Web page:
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The Myth of Nimrod: ‘Canaanism’ between Zionism and Post-Zionism

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Part of the Modernism and … book series (MAND)

Abstract

The Nietzschean idea of the self-creating overman fused with the Nimrodian of the ‘new Hebrew’ utopia that existed in Palestine at the end of the 1930s. Nimrod, the nativistic symbol of self-construction, was seen as a challenge to exilic Judaism that, it was held, could not serve as a basis for building a national community in a new space. The Nimrods, the ‘new Hebrews’, rebelling against the tradition of their fathers, exuded youth­ful energy, self-confidence and primitive strength. They sought to instil in the native-born generation a Lebensphilosophie and fighting spirit in place of studiousness, experience in place of reasoning, aesthetics in place of ethics and myth in place of his­torical knowledge. ‘Nimrodism’ meant authenticity, Nietzschean Hebraism and self-construction.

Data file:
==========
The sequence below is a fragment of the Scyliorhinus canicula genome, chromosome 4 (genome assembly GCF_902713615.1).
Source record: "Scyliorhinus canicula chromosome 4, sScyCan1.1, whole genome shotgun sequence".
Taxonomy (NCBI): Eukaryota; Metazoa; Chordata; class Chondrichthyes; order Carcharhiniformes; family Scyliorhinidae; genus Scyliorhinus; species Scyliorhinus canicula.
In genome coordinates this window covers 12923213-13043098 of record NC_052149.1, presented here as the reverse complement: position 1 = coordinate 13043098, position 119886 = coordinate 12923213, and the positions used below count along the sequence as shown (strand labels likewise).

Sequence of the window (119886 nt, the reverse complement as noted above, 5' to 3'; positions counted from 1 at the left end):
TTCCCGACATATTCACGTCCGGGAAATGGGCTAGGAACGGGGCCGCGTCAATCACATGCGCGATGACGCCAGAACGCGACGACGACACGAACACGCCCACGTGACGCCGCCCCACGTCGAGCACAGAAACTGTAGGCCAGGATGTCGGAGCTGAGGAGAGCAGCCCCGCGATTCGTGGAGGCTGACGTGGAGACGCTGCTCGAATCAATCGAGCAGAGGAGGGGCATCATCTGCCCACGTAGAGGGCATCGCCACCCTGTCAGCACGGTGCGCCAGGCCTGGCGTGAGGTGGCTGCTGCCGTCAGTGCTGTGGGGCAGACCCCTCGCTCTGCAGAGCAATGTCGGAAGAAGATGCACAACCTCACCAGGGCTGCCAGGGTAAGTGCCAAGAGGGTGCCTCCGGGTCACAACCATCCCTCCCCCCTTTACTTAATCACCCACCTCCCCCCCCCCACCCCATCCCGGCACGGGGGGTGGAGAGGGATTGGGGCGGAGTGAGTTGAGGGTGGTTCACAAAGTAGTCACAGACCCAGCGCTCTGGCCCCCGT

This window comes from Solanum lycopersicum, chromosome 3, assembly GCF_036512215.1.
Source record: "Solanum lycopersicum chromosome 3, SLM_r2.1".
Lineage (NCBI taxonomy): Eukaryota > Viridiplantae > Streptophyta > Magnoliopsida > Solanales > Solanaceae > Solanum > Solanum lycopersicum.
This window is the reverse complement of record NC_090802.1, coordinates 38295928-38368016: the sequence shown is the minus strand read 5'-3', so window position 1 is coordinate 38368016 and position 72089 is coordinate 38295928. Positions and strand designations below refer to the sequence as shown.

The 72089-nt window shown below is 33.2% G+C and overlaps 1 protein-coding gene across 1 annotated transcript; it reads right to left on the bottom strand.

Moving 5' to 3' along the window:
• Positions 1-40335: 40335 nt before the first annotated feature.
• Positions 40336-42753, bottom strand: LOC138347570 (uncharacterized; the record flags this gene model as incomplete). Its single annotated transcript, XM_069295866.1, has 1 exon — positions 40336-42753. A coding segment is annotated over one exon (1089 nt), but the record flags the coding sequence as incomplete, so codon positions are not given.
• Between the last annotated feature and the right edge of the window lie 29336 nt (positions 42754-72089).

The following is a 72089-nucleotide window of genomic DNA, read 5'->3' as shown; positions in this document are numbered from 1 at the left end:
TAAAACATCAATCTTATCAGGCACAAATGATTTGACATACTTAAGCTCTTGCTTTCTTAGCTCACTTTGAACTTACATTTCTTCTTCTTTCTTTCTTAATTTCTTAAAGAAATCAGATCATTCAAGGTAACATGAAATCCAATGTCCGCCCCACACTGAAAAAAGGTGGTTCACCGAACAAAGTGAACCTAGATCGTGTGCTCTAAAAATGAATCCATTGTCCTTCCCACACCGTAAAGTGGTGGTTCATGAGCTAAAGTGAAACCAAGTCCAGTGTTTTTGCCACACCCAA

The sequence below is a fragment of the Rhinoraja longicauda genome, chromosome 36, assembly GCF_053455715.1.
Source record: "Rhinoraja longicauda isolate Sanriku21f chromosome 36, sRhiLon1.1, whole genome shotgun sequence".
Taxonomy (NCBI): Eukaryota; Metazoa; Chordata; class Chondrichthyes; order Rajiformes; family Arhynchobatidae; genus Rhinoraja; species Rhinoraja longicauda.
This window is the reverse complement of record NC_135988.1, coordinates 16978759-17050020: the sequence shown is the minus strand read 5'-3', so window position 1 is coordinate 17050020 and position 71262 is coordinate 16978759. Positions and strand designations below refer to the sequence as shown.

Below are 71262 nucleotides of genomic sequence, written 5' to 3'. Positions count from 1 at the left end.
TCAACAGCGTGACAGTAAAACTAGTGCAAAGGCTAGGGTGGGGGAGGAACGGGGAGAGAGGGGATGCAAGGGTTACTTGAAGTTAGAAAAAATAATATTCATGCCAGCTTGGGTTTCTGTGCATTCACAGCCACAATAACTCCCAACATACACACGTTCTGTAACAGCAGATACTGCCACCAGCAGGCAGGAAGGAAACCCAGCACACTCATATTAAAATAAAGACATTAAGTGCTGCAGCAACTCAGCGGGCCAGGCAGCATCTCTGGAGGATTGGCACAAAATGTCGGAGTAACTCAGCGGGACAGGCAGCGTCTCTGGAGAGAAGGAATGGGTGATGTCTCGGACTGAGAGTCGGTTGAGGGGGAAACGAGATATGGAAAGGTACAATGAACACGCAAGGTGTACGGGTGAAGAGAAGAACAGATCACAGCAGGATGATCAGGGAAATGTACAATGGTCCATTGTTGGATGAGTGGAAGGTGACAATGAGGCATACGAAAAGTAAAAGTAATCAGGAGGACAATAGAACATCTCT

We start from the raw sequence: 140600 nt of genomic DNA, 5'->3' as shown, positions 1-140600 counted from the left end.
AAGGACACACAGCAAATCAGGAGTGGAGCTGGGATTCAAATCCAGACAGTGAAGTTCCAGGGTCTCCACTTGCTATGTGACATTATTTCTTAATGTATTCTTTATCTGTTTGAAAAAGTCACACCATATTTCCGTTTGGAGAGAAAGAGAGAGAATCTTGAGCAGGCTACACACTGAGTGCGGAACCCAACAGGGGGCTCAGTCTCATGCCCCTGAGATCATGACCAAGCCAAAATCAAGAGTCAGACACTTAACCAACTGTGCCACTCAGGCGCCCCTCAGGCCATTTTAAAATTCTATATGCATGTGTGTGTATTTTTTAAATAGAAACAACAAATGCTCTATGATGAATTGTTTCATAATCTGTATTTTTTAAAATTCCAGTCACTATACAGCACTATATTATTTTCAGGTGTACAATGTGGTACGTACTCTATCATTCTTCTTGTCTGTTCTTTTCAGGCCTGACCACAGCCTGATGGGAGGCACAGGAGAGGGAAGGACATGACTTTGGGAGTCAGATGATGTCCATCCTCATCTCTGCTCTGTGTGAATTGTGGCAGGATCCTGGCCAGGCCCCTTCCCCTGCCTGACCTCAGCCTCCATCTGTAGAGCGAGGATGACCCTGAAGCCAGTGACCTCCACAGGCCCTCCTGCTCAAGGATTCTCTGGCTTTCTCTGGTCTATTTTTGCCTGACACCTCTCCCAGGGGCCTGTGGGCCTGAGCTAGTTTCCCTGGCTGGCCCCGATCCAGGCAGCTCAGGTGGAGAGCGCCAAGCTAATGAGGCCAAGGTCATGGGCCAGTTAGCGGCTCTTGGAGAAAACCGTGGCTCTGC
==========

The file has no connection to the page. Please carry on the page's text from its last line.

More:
Keywords

Jewish People Jewish History Israel Defense Force Bereave Parent Youth Movement 
These keywords were added by machine and not by the authors. This process is experimental and the keywords may be updated as the learning algorithm improves.

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Copyright information

© David Ohana 2012

Authors and Affiliations

  1. 1.Ben-Gurion University of the NegevIsrael

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